Liquid cooling systems designed in this way are also able to stop thermal runaway before it starts. By ensuring that a cell is operating in optimal conditions at all times, it also improves performance and lifespan, but even in the case of a damaged cell failing, the cooling system will be able to remove more energy than is produced, keeping adjacent cells cool. The battery avoids the chain reaction of thermal runaway and stays within operational parameters.
Some systems today are designed as add-ons that only cool the exterior of the cell or use air cooling technology – which requires 3,500 times more air flow volume to achieve the same heat removal, and require expensive add-on HVAC systems.
Despite the confidence that manufacturers can provide with holistically designed cooling systems, the risk of thermal runaway from incidents of catastrophic failure will always persist to some degree. Shipowners must also be confident that such a failure would not put their crew or vessel in danger.
This type of catastrophic failure is extremely rare in a liquid cooled system, but a last layer of safety can be delivered through direct venting mechanisms which, despite the clear need for this to work seamlessly with other safety mechanisms, are not often integrated with the ESS design. Such venting mechanisms remove flammable and toxic gasses from the battery, never allowing them to even enter the machinery room. Not only does a directly vented battery reduce explosion risk, it also allows emergency and service personnel to renter and secure the area far sooner than an unvented system. This venting system must be explosion-proof, and it must be entirely fool-proof – it must be designed to work regardless of how other parameters have been set by crew. This means it must be provided alongside specialised control units, and architecturally it must vent the gas to an appropriately safe environment.
Safer systems can cut costs
Safe design, as well as proper maintenance, means better performance – and a longer service life before replacement.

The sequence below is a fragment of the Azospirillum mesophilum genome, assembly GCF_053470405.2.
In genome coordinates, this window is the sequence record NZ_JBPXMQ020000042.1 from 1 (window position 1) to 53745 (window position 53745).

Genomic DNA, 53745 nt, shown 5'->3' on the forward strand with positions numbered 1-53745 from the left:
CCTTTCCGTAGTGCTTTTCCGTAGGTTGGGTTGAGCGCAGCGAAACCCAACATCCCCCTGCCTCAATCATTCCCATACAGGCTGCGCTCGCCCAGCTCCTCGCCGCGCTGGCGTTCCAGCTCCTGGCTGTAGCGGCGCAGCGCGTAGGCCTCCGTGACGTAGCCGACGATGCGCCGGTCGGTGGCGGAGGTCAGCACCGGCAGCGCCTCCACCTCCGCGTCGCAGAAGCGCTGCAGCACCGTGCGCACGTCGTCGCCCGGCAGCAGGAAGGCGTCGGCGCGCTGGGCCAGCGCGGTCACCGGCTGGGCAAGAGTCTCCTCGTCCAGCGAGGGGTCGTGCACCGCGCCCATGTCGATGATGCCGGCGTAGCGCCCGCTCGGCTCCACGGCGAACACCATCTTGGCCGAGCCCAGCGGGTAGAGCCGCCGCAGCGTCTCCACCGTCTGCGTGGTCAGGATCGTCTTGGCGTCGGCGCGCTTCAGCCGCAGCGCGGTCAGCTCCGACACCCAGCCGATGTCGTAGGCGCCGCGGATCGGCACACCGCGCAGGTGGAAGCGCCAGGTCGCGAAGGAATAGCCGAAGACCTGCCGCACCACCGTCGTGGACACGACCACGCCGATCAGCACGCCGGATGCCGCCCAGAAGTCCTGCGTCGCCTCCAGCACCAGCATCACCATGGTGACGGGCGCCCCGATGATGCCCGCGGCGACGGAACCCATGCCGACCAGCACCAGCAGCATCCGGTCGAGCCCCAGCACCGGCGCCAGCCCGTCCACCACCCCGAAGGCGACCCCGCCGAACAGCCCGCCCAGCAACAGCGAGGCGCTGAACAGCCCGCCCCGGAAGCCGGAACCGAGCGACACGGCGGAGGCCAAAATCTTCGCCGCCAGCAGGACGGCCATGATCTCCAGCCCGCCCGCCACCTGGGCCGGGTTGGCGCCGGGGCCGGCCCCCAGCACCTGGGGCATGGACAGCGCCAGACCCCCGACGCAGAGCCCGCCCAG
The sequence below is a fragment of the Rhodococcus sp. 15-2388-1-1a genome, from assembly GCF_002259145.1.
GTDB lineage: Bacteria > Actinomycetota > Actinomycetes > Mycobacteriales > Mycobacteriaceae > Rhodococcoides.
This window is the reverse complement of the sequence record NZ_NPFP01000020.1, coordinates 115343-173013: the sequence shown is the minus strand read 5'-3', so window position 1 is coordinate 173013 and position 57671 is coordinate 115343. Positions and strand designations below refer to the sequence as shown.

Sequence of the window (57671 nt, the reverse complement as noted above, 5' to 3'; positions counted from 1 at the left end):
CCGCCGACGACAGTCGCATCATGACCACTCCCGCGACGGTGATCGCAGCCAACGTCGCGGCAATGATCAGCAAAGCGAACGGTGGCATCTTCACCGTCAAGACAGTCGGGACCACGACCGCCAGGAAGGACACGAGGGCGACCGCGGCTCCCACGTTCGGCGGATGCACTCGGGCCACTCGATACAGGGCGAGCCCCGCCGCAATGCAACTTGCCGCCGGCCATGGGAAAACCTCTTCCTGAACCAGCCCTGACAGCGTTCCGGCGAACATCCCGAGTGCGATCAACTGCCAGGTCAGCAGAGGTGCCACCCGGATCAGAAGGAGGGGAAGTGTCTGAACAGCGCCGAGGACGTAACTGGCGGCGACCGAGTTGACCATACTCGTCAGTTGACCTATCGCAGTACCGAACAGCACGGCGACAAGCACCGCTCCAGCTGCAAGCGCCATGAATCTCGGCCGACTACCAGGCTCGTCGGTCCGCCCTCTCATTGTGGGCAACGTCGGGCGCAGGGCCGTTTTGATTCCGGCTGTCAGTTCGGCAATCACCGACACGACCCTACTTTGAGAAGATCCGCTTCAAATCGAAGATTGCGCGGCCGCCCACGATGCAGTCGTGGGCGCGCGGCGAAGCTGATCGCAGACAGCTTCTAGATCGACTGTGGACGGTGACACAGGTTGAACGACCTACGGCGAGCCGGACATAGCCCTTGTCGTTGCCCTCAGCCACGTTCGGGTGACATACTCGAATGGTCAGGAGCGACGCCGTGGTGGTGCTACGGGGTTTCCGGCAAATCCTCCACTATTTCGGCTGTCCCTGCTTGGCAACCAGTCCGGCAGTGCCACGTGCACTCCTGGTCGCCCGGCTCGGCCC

Using a fully optimised cooling system can aid efficiency to such a degree that an ESS can operate at an average continuous rate of 300%. This means that a 1MWh system can be met with a 333kWh battery; meaning a smaller, lighter, lower cost and easier to install system. It also means that systems degrade slower, and less redundancy must be built in.
Lower discharge rates mean a much bigger battery must be created to do the same duty, increasing costs and adding to the space and weight used.
Reducing the need for full system replacements is also important as many companies adopt rigorous sustainability standards.
One of the most important innovations in this space comes in the form of Sterling PBES’s CellSwap technology. As part of the battery architecture, CellSwap allows for individual battery cells to be easily removed and replaced without the replacement of an entire battery system. This simple maintenance can be performed at sea, reducing downtime. Because only the cells are replaced, the vessel owner only pays for the cells and the service to install them.
CellSwap also allows shipowners to benefit from consistent advances in battery cell technologies over time, as battery science constantly finds new ways of storing more power in smaller cells and improving cell safety and lifespan.
Demand for marine energy storage is already soaring. Countless vessels are already proving the cost benefits of electric of hybrid electric solutions, while future technologies and regulation – coupled with improvements in system technology – are expected to make it an even more attractive prospect for shipowners.
At this crucial time for the industry, suppliers must ensure that they build trust with shipowners and integrators by designing the safest, and most efficient, complete systems. In this way, the shipping industry will realise the full potential of energy storage and maximise their return on investment.